DNA replication is a highly regulated process. During cell division each cell must replicate its genome rapidly, yet with extremely high fidelity. In eukaryotes, the initiation of chromosomal DNA replication occurs through the stepwise assembly of numerous proteins at origins of replication. The earliest step, which occurs in the G1 phase of the cell cycle, is the binding of the six-subunit origin, recognition complex (ORC) to replication origins, followed by Cdc6, Cdt1 and the MCM2-7 complex. Collectively, these proteins from the pre-replicative complex (pre-RC). During the transition from G1 to S phase, Cdc7 and Cdk2 kinases activate the pre-RC. During the transition from G1 to S-phase, Cdc7 and Cdk2 kinases activate the pre-RC stimulating the recruitment of Cdc45, converting the pre-RC into an active replication fork. Experiments in S. cerevisiae suggests that one protein involved in pre- RC assembly during G1 phase is MCM10. The Walter laboratory has recently cloned the Xenopus homolog of MCM10, and has characterized its function using a soluble Xenopus extract that reconstitutes the steps involved in eukaryotic DNA replication. Unexpectedly, MCM is not required for pre-RC assembly, but is essential for the Cdc45 loading step. The goal of this proposal is to elucidate the molecular mechanism by which MCM10 stimulates CDC45 loading. In addition, I will explore whether MCM10 may be the target of cell cycle checkpoints.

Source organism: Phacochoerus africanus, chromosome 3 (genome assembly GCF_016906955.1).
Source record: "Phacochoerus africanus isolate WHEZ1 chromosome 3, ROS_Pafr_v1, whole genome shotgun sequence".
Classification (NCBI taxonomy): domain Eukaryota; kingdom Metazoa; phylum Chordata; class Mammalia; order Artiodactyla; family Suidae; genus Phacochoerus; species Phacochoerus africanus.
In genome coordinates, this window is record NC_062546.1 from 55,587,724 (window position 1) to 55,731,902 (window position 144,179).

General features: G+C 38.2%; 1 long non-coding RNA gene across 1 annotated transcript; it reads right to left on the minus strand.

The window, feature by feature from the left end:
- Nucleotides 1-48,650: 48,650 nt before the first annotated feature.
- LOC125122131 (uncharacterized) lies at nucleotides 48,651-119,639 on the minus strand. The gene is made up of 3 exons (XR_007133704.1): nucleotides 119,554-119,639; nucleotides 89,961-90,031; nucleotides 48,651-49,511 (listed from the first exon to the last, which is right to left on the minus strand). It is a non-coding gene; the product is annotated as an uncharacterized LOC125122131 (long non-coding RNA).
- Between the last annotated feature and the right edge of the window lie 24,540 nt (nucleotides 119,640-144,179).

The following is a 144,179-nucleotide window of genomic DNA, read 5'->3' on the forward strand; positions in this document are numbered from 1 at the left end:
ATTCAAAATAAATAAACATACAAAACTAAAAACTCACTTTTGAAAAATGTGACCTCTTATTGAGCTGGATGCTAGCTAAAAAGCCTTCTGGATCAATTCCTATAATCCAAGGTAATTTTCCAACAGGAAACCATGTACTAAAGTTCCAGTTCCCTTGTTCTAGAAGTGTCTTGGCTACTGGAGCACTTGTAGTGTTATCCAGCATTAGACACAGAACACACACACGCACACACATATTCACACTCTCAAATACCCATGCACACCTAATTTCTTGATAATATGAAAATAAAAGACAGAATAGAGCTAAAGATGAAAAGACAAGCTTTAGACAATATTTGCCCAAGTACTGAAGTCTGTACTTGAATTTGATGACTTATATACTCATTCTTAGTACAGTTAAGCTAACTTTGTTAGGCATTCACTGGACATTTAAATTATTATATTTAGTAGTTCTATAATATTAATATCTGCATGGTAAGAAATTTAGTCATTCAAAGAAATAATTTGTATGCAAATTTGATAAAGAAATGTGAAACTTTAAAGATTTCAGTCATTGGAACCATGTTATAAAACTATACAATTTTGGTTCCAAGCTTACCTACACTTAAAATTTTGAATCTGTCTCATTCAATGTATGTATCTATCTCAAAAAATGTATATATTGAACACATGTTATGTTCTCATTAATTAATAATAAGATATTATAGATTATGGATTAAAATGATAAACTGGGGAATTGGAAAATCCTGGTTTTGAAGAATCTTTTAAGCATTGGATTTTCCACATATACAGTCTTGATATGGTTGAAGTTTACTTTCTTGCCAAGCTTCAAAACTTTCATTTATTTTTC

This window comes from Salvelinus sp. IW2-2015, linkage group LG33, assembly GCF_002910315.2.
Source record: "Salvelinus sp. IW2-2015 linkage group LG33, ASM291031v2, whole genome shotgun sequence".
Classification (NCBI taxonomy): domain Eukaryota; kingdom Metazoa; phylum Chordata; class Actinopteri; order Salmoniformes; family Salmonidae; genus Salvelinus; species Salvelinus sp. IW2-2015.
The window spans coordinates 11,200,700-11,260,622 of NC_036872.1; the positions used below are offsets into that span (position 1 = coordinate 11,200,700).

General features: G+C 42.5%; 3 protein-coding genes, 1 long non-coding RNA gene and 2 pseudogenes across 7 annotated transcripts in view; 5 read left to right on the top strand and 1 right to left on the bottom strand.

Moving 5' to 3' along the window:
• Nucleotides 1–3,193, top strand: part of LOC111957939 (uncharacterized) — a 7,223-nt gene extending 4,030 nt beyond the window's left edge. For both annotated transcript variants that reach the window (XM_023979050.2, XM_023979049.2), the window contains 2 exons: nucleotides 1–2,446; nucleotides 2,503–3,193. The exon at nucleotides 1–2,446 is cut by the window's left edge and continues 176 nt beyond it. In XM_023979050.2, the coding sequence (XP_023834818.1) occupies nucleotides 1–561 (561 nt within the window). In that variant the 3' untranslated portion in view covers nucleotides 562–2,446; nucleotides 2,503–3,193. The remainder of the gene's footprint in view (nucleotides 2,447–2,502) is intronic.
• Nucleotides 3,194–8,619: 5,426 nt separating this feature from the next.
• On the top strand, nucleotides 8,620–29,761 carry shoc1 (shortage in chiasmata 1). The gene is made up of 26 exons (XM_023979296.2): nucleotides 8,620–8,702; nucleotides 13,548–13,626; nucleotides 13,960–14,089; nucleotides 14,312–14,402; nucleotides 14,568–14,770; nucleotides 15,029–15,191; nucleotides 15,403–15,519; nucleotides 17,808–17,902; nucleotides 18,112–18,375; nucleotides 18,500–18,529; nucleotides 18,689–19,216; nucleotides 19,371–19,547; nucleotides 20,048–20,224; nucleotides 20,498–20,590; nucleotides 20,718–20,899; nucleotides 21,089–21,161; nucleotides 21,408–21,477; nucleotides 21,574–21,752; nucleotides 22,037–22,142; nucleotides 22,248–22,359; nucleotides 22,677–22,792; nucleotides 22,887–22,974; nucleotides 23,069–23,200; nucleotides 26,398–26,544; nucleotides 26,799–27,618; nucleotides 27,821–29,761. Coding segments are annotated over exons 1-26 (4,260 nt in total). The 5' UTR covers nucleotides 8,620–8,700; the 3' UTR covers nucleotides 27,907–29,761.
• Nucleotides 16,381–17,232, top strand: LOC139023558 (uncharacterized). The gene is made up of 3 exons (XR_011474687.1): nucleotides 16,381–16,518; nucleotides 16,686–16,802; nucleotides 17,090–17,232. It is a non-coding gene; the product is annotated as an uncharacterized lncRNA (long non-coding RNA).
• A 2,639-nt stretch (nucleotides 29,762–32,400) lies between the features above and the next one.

|Pacek, Marcin; Tutter, Antonin V; Kubota, Yumiko et al. (2006) Localization of MCM2-7, Cdc45, and GINS to the site of DNA unwinding during eukaryotic DNA replication. Mol Cell 21:581-7|